Eternity’s Sunrise

Review: Eternity’s Sunrise: A Way of Keeping a Diary
by Marion Milner
ISBN-13: 978-0415550741 (I read an older edition printed in 1989)

This was a satisfying read in that the author was aging at this point and became if possible even more introspective, and it was fascinating to follow the delight she took in seemingly simple things but on a much deeper level. Internalizing experience can happen at a lot of levels, and it seems to me that as one ages one seems to see eternity more easily in the mundane. I think that’s what I’m trying to get at as what I found in this book.

Marion Milner also wasn’t just any aging woman. She was someone who’d explored her inner workings from the time she was young, had spent years helping others do so as a psychoanalyst, and had never stopped growing and learning and considering that there was something deeper she needed to get at. So many people seem to decide that they’re “finished” at some point and become more know-it-all than questing. I feel that it’s our quests that really define us and make us wise rather than just knowledgeable.

The book is organized as a kind of internal travelogue. It follows her on four different trips to Greece, and a visit to Israel, paying attention only to what stood out for her, observations if you will that she identifies as “beads” as if she were putting together a string of prayer beads, each one special for its own (and her own internal) reasons. This isn’t what one expects from a travelogue. There isn’t anything that a casual tourist looks for. It will appeal only to the tourist of the psyche, playing with the images that stand out for the author in her travels, viewed as one might read the images in dreams.

Some early passages that stand out for me:

“Now I knew what it was I had missed in the other two visits, when there had been no time to climb the mountain, knew that it had not been that I had wanted just to see what flowers and birds were there, nor to get to the top, nor to find the Bacchantes’ cave (we really knew we’d never reach it), but rather to achieve something of what arriving at a holy place by mechanical transport deprives one of, the sense of spending, not one’s money but one’s self, to get there.”
(See the Greek play, Bacchantes by Euripides, “O hidden cave of the Curetes!” (, which the author had been reading while on an earlier trip to Greece.)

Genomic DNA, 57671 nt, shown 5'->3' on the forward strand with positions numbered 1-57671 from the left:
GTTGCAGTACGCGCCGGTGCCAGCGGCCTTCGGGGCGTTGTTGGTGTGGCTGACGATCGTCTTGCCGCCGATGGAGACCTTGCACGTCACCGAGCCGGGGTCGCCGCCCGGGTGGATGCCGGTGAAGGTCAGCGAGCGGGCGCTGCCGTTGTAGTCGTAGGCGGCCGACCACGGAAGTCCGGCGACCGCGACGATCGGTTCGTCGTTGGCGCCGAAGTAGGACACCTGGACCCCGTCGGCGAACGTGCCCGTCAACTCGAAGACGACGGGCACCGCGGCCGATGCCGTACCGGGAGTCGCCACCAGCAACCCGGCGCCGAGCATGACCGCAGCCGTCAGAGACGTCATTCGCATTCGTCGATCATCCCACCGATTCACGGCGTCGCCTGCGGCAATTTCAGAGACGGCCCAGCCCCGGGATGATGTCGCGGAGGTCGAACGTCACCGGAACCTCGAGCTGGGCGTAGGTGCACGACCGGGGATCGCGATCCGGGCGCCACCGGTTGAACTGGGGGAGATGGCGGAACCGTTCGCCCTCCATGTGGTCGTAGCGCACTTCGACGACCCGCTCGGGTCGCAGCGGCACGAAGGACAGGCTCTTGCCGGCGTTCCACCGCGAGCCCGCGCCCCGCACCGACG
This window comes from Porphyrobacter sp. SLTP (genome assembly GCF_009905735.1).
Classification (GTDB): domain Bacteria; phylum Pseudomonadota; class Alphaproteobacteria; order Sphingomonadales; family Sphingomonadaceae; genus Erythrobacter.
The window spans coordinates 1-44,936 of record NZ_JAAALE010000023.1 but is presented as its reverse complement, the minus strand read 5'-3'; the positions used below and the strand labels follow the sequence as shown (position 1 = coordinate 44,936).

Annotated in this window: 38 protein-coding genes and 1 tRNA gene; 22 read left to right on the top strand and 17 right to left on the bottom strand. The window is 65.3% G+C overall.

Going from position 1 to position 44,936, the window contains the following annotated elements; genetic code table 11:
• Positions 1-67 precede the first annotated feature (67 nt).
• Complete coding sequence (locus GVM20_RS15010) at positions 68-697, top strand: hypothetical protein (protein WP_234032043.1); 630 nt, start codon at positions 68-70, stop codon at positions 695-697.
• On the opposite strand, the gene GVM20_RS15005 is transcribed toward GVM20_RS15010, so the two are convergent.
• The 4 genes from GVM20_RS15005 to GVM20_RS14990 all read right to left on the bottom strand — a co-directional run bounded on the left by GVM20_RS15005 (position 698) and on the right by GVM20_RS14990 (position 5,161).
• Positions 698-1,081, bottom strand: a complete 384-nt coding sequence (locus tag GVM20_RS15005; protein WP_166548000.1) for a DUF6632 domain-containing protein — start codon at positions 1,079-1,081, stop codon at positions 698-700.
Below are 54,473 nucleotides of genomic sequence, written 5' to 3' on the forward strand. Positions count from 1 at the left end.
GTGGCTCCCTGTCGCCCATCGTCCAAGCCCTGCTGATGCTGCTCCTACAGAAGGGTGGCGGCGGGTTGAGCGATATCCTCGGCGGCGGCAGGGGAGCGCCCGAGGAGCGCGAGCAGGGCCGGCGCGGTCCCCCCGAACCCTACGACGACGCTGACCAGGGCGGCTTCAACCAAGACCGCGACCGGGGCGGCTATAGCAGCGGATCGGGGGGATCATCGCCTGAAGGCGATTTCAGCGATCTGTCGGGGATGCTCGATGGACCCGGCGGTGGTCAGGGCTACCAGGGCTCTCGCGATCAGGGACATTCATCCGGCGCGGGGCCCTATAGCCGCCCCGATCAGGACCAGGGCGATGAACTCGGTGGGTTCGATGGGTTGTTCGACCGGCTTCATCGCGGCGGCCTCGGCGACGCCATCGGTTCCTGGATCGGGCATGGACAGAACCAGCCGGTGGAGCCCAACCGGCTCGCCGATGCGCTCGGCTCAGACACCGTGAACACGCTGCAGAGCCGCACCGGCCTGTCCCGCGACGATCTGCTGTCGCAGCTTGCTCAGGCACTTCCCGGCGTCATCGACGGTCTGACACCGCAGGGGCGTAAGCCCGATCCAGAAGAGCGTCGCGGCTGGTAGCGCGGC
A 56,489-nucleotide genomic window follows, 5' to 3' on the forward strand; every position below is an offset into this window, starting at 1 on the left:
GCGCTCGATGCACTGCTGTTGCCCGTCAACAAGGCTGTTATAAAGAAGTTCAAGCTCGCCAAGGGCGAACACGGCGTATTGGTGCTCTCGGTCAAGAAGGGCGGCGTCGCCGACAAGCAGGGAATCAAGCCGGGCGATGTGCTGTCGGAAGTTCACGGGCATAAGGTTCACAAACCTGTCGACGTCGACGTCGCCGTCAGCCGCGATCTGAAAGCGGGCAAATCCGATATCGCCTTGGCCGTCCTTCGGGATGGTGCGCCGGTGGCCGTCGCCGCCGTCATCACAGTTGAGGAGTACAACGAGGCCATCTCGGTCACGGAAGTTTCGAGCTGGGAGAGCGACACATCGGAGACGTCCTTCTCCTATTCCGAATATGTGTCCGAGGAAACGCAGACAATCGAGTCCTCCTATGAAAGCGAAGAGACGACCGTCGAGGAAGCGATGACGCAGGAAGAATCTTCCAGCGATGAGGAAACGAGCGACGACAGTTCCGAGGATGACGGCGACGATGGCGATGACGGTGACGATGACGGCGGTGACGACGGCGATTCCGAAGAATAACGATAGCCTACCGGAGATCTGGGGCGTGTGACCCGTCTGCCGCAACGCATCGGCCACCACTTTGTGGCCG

“I had certainly found that the whole idea of turning one’s attention inwards was deeply threatening to some people.”

(Contemplating the Daphni monastery Christ Pantrocrator mosaic) “… could this be a glimpse of a new vision that the artist who made the mosaic was speculating about, perhaps not even knowing that he was, a secret doubt whether the wholesale rejection of the body which had become so embedded in the way Christianity had developed since the days of Christ really was what Christ had meant? Could it be showing the mosaic maker’s own intuition that to be truly human did not mean denying the body but redeeming it from the body-mind split that practical life in the world so often seems to demand, redeeming it by a recurrent resurrection, not after death but in this life? And, therefore, not retreating from bodily love but going deeper into it, finding richer and richer possibilities in relationship, in psychic and physical creativeness, bringing the full inner body awareness into being together?”

All of this was of course the author’s personal musing, reflecting on her Christian upbringing and coming to terms with her early rejection of that teaching and her interest in nature and in paganism – and later in psychology. Although the author was a Freudian psychoanalyst, she occasionally referenced Jung and skirted around Jungian ideas. In fact throughout her four books that I’ve now read she made reference to what she called the “inner gesture” and an “Answering Activity” or “the sense of something other that lives one.” All these I found leading to or similar to what Jung referred to as the Self.

I’ll stop sharing passages here and leave the rest to be discovered by those who choose to read the book, as I think I’ve made clear by now that this isn’t so much a travelogue of Greece and Israel as it is a travelogue of Marion Milner’s unique vision of life, and an invitation for others to find their own unique visions of life.

There are some passages that refer to her earlier books and are likely best understood if one has read them, but I don’t think any lack of familiarity with those books will detract too much from understanding this one. I just feel lucky to have read them and feel as if I know the author better to start with. This was almost like finding as yet unread letters from a dear friend.

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